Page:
The Audit Agency follows up on the actions taken on its audit findings. Extensive fieldwork would be required to evaluate the adequacy and effectiveness of these audits.

The subcommittee expressed an interest in the Department's scrutiny of expenses for luxury cars, private aircraft, and executive compensation.

Most audit effort for such expenses is aimed at determining the acceptability of the contractors' cost allocation techniques.

For instances, if a Cadillac were purchased or leased by a contractor for one of its officers, the auditor would probably ascertain whether the cost of the vehicle was properly allocated to medicare without regard to whether it was considered a luxury vehicle.

Mr. STARK. Could I interrupt there again?

I am concerned, for instance, about getting into that dispute of how it may be followed up. For example, in a draft report on the intermediaries HEW Audit Agency looked into as a result of our recent inquiries, there was this statement:

We identified Medicare charges for business meetings at expensive, out-of-State motels/hotels. In our opinion, charging Medicare for the meetings was questionable practice since they were of a general nature, held in settings outside the contractor's service area, and families sometimes accompanied the attending officials.

Blue Cross, Des Moines, officials agreed that the extra cost for first-class air fares is unallowable and stated, "Otherwise, they are operating within Federal regulations."

That sounds to me as if there would still be a dispute.

Will you go back and clear up those points or, once having made an audit report, does it just get passed along and out of your hands?

Mr. DENSMORE. When we make an audit, sir?

Mr. STARK. When that kind of statement appears in a draft report on intermediaries, do you go back and settle?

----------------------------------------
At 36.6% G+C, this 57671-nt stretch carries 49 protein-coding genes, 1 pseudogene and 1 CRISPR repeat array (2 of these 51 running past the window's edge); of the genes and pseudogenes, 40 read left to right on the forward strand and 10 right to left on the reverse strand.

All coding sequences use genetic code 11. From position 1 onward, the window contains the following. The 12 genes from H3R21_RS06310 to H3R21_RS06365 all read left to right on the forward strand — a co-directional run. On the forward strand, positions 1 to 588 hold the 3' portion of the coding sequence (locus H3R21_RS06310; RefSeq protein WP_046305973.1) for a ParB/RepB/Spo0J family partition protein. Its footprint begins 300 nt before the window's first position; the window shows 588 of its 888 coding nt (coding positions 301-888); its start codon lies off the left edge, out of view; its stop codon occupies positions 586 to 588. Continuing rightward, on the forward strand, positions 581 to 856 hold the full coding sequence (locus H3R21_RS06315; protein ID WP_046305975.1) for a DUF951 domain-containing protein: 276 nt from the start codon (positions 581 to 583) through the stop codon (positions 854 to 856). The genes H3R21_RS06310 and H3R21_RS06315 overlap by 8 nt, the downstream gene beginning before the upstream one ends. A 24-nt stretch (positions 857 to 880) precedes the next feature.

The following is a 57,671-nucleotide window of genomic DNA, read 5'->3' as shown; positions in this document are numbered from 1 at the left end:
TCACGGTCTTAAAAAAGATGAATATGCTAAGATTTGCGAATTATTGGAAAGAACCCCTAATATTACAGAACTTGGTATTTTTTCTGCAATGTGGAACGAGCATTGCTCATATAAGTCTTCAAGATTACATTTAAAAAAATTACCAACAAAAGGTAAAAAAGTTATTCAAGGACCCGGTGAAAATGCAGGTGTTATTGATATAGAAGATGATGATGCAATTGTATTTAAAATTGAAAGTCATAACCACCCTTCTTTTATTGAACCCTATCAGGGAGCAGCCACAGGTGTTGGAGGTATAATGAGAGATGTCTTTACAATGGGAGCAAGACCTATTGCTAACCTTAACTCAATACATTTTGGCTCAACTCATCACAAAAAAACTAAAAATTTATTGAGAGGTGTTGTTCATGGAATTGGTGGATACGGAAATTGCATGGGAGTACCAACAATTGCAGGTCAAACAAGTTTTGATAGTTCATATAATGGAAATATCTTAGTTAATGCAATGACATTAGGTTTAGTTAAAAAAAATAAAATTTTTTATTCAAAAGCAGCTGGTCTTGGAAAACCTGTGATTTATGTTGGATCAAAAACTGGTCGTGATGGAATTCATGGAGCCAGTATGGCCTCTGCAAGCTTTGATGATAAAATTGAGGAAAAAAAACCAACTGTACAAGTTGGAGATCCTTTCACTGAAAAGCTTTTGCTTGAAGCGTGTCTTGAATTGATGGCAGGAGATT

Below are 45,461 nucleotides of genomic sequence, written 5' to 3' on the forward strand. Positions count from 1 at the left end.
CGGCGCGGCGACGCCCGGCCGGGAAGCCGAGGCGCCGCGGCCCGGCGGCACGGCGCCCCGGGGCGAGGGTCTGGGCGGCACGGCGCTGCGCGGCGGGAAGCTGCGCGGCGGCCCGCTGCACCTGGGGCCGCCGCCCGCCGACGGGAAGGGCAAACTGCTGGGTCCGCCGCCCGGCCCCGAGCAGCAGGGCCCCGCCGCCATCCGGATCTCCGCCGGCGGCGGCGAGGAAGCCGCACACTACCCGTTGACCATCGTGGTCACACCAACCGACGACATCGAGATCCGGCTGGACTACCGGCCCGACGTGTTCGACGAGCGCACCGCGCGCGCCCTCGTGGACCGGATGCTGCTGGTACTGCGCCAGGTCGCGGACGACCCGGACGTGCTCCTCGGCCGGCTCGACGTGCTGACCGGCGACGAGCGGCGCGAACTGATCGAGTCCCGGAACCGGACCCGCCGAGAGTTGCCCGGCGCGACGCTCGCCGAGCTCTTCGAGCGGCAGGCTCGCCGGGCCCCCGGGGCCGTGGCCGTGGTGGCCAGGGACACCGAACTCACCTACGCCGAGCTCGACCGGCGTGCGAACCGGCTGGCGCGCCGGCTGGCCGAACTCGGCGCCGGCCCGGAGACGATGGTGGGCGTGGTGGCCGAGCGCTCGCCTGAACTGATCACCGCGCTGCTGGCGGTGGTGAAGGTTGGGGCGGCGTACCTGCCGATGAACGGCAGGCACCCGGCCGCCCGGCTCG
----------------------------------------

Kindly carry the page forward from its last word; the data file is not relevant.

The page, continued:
It sounds from that statement like first-class air fare was disallowed but the rest of the meeting—which sounds more like a resort sort of operation or a paid vacation than a meeting was paid for. The Blue Cross people say they need it, how does that get resolved?

Who wins?

Mr. DENSMORE. That particular incident is in an HEW audit report, not a GAO report, so we do not follow up on those particular things to see what action is taken.

We do, in the course of our work, review HEW audit reports that deal with the particular suggestion that we are looking at and we do make inquiries from time to time to see whether or not actions have been taken on HEW Auditing Agency recommendations.

Mr. STARK. Are your regulations clear on conventions and extensive travel and entertainment?

Mr. DENSMORE. Are the regulations clear?
Mr. STARK. Yes.

Mr. DENSMORE. Yes, sir. The medicare and Federal procurement regulations are clear.

Mr. STARK. Do you feel that if you saw an out-of-State meeting and a family attending on first-class air travel, and so forth, that your regulations would be pretty clear on whether that was an allowable cost or not?

Mr. DENSMORE. Yes, sir, we would question those costs, also.